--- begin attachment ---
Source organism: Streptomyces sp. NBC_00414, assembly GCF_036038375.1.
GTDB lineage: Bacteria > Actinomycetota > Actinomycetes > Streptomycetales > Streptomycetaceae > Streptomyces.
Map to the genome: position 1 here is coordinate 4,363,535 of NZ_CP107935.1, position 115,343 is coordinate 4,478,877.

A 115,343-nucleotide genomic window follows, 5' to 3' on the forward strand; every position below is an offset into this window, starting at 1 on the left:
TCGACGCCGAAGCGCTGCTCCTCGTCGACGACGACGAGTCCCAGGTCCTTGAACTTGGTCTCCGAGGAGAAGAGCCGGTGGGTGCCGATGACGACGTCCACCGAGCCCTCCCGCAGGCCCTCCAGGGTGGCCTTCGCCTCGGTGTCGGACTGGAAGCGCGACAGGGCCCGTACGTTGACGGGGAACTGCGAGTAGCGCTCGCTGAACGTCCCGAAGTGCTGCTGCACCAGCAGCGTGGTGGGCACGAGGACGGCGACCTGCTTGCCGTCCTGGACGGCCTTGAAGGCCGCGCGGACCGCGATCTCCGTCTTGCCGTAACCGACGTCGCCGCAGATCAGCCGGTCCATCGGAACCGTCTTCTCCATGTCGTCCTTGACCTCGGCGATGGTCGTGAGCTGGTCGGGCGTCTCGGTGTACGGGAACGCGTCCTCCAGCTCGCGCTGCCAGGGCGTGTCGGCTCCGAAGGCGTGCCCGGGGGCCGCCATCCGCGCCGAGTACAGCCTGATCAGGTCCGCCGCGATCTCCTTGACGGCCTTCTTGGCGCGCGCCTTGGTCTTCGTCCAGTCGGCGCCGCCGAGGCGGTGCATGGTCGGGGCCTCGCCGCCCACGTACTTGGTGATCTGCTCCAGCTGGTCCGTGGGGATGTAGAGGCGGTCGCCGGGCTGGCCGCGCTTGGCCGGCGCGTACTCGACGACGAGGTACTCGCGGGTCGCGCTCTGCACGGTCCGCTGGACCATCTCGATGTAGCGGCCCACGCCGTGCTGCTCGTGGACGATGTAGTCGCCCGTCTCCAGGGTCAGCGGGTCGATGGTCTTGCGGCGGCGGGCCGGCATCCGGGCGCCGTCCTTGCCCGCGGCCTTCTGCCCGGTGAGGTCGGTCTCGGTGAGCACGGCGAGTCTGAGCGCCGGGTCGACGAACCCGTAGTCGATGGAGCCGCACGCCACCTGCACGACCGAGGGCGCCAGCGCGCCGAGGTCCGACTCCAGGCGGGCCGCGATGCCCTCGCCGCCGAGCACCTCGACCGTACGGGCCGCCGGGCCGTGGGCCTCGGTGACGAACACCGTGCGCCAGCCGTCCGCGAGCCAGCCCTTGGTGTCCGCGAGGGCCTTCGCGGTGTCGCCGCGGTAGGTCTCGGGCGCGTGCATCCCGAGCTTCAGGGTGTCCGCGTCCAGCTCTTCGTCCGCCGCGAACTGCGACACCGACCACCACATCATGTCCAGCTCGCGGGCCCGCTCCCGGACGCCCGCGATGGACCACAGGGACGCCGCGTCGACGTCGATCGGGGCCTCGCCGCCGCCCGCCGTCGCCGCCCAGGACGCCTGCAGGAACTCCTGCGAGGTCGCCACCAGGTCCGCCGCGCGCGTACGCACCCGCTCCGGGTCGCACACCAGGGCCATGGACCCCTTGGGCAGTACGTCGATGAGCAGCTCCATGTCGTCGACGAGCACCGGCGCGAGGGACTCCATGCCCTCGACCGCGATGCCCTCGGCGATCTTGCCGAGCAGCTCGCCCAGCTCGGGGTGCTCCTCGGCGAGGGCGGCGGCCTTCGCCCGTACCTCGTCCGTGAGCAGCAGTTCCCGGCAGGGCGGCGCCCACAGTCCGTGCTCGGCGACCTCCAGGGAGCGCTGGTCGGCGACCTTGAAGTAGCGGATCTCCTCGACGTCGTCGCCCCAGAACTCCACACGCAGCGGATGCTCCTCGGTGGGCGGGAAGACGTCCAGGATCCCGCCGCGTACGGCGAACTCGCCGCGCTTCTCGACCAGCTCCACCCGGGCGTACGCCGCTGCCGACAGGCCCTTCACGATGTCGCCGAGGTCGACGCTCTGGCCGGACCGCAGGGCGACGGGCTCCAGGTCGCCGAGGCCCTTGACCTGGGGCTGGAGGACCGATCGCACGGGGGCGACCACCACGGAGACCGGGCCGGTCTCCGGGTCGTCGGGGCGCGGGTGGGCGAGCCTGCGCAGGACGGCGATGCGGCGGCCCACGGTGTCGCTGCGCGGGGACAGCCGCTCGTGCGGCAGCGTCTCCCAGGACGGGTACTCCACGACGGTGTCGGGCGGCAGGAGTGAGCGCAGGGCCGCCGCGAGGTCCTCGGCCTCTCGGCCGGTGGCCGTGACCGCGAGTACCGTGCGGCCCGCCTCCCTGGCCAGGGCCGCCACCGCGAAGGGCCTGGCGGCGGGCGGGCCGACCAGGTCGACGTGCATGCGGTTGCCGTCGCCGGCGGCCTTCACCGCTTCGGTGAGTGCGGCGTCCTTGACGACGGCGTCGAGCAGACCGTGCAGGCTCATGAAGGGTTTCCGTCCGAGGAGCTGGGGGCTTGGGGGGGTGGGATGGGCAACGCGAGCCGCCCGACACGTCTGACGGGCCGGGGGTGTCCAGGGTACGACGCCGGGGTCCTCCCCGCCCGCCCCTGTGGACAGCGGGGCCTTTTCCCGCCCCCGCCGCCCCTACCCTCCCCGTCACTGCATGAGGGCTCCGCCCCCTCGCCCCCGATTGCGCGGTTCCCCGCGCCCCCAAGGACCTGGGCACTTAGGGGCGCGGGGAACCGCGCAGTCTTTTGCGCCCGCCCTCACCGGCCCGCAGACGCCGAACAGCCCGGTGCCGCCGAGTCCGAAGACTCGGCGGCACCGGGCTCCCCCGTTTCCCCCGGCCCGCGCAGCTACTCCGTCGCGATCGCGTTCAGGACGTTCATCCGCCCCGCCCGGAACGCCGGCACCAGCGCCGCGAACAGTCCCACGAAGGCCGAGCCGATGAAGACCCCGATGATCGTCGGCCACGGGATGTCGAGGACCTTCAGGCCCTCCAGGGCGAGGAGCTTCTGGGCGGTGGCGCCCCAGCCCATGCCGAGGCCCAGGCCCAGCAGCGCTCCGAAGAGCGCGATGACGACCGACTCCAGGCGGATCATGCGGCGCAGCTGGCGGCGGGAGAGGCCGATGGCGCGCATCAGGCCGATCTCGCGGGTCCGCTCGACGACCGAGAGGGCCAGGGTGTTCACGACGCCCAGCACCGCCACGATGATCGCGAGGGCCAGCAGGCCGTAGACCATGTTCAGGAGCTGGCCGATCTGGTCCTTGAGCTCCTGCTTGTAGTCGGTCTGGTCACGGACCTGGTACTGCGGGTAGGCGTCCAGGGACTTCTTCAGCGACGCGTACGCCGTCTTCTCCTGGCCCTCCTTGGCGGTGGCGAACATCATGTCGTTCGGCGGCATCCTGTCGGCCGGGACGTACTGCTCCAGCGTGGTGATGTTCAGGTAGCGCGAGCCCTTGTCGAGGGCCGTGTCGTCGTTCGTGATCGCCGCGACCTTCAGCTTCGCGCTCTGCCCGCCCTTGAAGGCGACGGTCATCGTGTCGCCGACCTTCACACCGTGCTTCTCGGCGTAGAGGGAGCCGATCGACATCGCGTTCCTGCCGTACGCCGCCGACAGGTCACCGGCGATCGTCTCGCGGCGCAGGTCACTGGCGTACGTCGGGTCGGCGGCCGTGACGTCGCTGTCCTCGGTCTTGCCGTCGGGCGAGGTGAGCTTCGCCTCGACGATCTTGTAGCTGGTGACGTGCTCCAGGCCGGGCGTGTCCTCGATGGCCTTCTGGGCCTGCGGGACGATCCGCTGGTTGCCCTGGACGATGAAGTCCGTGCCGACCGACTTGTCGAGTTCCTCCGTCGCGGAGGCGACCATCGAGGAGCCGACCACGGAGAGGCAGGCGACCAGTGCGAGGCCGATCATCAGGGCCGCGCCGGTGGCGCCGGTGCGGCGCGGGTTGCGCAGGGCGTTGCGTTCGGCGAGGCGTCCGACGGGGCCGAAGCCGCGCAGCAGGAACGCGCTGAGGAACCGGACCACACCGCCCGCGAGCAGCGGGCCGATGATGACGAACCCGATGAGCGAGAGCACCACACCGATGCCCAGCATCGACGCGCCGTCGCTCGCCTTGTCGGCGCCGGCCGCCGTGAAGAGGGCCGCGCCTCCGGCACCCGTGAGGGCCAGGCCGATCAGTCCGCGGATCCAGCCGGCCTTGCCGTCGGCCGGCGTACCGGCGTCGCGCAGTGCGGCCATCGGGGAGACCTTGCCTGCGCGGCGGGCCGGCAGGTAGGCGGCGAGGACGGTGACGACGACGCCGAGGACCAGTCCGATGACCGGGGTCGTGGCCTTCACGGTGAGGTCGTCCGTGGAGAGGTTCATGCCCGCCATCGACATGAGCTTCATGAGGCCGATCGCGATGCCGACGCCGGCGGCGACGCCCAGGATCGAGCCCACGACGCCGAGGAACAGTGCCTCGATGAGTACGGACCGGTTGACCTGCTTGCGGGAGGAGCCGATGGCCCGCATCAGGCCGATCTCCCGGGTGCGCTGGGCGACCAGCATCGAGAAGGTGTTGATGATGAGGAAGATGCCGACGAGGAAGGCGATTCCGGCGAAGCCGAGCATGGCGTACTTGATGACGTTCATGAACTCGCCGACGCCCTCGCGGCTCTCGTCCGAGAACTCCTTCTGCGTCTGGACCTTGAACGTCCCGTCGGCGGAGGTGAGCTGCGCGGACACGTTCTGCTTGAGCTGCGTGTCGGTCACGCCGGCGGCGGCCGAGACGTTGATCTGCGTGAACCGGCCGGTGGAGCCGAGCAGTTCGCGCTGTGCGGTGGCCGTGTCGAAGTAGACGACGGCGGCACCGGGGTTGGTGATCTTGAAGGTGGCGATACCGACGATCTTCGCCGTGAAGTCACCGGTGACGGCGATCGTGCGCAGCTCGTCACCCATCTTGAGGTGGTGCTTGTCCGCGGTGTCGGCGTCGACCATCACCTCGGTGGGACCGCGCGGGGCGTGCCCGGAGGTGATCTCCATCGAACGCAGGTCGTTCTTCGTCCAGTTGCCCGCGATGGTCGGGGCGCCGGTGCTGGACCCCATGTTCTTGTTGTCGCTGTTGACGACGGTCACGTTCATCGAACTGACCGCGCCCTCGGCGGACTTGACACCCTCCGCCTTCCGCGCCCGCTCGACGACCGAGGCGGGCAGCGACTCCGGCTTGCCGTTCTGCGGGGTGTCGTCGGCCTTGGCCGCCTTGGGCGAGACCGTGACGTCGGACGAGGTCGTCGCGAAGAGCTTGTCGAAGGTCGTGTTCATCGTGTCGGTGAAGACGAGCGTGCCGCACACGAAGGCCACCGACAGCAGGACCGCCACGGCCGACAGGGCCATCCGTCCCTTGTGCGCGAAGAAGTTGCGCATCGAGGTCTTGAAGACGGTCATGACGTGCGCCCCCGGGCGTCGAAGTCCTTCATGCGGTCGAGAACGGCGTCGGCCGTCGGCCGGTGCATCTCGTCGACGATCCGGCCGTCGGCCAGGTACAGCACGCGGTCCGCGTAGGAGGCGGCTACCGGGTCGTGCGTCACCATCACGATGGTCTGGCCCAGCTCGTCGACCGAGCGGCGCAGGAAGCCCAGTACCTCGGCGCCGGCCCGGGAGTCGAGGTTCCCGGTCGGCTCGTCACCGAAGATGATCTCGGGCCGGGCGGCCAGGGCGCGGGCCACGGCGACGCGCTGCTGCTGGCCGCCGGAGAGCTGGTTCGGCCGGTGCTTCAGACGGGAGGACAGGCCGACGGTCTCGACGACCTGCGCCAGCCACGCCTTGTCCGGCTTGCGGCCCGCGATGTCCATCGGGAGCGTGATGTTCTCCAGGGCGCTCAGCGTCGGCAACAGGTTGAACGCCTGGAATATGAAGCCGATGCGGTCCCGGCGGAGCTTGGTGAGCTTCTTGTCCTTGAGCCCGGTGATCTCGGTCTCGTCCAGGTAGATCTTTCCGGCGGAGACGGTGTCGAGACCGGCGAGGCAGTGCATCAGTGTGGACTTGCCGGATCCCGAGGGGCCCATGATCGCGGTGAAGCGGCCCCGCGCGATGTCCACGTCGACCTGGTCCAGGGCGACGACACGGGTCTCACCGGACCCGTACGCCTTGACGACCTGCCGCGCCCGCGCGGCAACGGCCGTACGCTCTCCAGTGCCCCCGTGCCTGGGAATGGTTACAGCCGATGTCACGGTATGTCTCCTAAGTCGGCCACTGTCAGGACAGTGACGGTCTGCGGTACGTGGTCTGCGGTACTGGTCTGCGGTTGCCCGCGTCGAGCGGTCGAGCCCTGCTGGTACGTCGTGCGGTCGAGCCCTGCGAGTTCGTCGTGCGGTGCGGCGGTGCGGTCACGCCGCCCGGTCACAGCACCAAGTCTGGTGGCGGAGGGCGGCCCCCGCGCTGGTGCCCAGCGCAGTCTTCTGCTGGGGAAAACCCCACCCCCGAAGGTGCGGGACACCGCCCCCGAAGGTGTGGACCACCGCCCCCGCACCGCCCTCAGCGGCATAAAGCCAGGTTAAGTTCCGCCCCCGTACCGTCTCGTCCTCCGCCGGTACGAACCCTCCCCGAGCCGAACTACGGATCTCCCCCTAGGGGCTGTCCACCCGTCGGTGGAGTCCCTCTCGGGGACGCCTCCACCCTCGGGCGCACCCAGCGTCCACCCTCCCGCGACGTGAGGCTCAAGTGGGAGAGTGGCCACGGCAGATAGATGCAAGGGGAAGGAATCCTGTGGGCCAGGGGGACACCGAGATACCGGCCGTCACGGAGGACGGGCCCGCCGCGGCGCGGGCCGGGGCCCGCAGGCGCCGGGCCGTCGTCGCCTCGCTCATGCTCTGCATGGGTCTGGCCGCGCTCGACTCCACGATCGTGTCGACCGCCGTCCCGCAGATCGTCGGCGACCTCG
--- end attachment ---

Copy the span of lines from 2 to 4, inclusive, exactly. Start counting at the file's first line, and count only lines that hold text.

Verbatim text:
GTDB lineage: Bacteria > Actinomycetota > Actinomycetes > Streptomycetales > Streptomycetaceae > Streptomyces.
Map to the genome: position 1 here is coordinate 4,363,535 of NZ_CP107935.1, position 115,343 is coordinate 4,478,877.

A 115,343-nucleotide genomic window follows, 5' to 3' on the forward strand; every position below is an offset into this window, starting at 1 on the left: